Blog post

Participatory modelling without stakeholders

Published on
November 4, 2021

Researcher Confidence Duku works on food security in relation to climate change in the Bono East Region. Due to Corona, his computer screen in the Netherlands is the closest he can get to Ghana. Nevertheless, the research team managed to struggle through rather well. And there is more to come.

What is the Ghana case about?

Dr Confidence Duku and his colleagues are looking at nature-based solutions for adaptation to climate change, that are also circular. Confidence promptly acknowledges that there are a lot of buzz-words in that sentence. In the Bono East Region, it boils down to rainwater harvesting for irrigation and forest landscape restoration, while growing food.

How did Corona effect this case?

This research is purely depending on input from stakeholders, since we use a participatory modelling approach. Due to travel restrictions, it was too difficult to reach farmers, local government personnel and agricultural institution officers, for instance. Out of necessity, we developed online sessions. We invited employees of research institutes in Ghana, lecturers and other partners who have good internet connection and indigenous knowledge of the actual stakeholders. Since direct input from stakeholders about the factors that underpin suitability of rainwater harvesting in their area was missing, we needed to rely more on literature studies as well. A literature review has always been part of the plan, but it got a more important role now. With this, I produced a preliminary suitability map. It was preliminary, because we always hoped that we would go to the field later on. But that didn’t happen.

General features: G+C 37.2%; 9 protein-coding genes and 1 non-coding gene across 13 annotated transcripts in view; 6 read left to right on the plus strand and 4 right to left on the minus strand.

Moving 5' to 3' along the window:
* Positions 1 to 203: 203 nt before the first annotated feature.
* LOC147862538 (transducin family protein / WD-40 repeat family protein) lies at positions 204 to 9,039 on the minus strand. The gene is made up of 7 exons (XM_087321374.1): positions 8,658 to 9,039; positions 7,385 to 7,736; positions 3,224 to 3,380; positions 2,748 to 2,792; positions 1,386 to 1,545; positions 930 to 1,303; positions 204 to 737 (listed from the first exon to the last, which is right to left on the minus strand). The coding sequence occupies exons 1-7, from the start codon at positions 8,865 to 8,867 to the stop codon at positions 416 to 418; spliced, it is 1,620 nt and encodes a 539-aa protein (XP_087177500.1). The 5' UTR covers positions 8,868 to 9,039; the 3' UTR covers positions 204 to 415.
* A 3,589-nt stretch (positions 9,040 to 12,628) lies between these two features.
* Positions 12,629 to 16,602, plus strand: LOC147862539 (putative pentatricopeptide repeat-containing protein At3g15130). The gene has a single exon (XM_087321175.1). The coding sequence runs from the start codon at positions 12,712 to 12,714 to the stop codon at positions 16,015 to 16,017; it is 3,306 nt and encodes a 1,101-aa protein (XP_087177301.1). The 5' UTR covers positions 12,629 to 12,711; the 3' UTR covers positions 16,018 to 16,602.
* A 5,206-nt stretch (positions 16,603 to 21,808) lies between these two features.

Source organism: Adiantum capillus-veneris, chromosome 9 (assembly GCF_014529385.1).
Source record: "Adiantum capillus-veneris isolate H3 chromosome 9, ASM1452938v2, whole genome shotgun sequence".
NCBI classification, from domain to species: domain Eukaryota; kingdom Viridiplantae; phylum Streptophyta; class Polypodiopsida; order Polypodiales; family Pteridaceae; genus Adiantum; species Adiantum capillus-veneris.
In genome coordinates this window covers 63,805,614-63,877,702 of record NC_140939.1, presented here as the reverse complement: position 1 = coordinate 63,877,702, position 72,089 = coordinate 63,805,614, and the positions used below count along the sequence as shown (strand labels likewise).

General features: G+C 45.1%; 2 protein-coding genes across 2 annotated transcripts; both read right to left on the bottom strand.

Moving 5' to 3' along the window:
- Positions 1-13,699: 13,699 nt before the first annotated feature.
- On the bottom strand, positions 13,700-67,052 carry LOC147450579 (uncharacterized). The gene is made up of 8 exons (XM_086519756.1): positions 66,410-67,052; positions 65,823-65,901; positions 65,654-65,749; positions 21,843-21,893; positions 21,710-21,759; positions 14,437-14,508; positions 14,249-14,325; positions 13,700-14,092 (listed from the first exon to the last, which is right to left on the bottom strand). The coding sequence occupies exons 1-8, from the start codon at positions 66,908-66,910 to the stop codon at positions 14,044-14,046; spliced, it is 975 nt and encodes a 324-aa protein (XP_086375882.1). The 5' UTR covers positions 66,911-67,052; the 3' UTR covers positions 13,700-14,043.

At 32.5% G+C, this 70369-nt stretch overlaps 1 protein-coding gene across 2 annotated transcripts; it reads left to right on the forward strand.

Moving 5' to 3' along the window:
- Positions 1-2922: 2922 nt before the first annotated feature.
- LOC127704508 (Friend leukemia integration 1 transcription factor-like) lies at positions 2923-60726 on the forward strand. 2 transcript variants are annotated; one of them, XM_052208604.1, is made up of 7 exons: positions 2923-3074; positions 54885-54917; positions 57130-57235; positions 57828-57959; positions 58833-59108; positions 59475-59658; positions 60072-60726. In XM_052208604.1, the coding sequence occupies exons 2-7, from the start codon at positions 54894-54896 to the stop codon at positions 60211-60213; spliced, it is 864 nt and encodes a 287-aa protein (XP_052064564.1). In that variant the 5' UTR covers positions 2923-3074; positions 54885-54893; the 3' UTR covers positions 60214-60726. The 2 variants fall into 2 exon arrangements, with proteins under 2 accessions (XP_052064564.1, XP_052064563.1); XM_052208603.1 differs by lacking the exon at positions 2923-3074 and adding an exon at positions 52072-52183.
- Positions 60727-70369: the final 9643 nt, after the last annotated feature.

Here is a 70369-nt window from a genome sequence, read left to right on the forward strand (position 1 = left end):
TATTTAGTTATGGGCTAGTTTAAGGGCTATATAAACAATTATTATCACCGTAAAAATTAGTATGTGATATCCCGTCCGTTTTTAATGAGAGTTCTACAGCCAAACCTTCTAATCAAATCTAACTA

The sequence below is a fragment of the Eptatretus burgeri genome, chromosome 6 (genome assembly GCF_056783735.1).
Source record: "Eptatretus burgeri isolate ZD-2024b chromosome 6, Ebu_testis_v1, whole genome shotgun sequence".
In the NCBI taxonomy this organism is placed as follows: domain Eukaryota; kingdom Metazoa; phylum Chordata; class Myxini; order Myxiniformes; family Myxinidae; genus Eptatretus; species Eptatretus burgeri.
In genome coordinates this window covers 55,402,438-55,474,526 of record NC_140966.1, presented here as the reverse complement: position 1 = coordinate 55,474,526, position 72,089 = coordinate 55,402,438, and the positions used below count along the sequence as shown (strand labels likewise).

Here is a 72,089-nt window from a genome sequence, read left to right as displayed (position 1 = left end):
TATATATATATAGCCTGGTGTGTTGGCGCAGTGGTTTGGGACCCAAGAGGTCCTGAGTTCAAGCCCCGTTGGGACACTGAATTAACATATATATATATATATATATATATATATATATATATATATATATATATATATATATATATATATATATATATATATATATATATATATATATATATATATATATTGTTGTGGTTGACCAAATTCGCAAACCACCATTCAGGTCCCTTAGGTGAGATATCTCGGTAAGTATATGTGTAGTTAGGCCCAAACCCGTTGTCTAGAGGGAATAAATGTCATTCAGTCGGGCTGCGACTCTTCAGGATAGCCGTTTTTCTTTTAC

Suitability map of rain water harvesting for irrigation under current conditions.
Suitability map of rain water harvesting for irrigation under current conditions.

Does that mean a delay for the case study?

Yes, a little bit. The case study should bring together a participatory research approach, a landscape approach and a GIS approach. Especially the participatory approach - one of the selling points of this case study – has been nearly impossible so far. So for now, as a placeholder, we had to use other approaches that did not require direct stakeholders.

Is it an advantage that you are Ghanaian?

Actually, that is a coincidence. I got a role in this project because I am an analyst with the right expertise for this project. But I do see the advantage. Africa is a different world from here. Some of the decision making is easier for me. When we find information in literature about other areas or countries, I can understand whether this is related to Ghana or that it is farfetched.

What’s next?

We plan to go to the field next year. Hopefully, we can finally have a proper interaction with direct stakeholders then.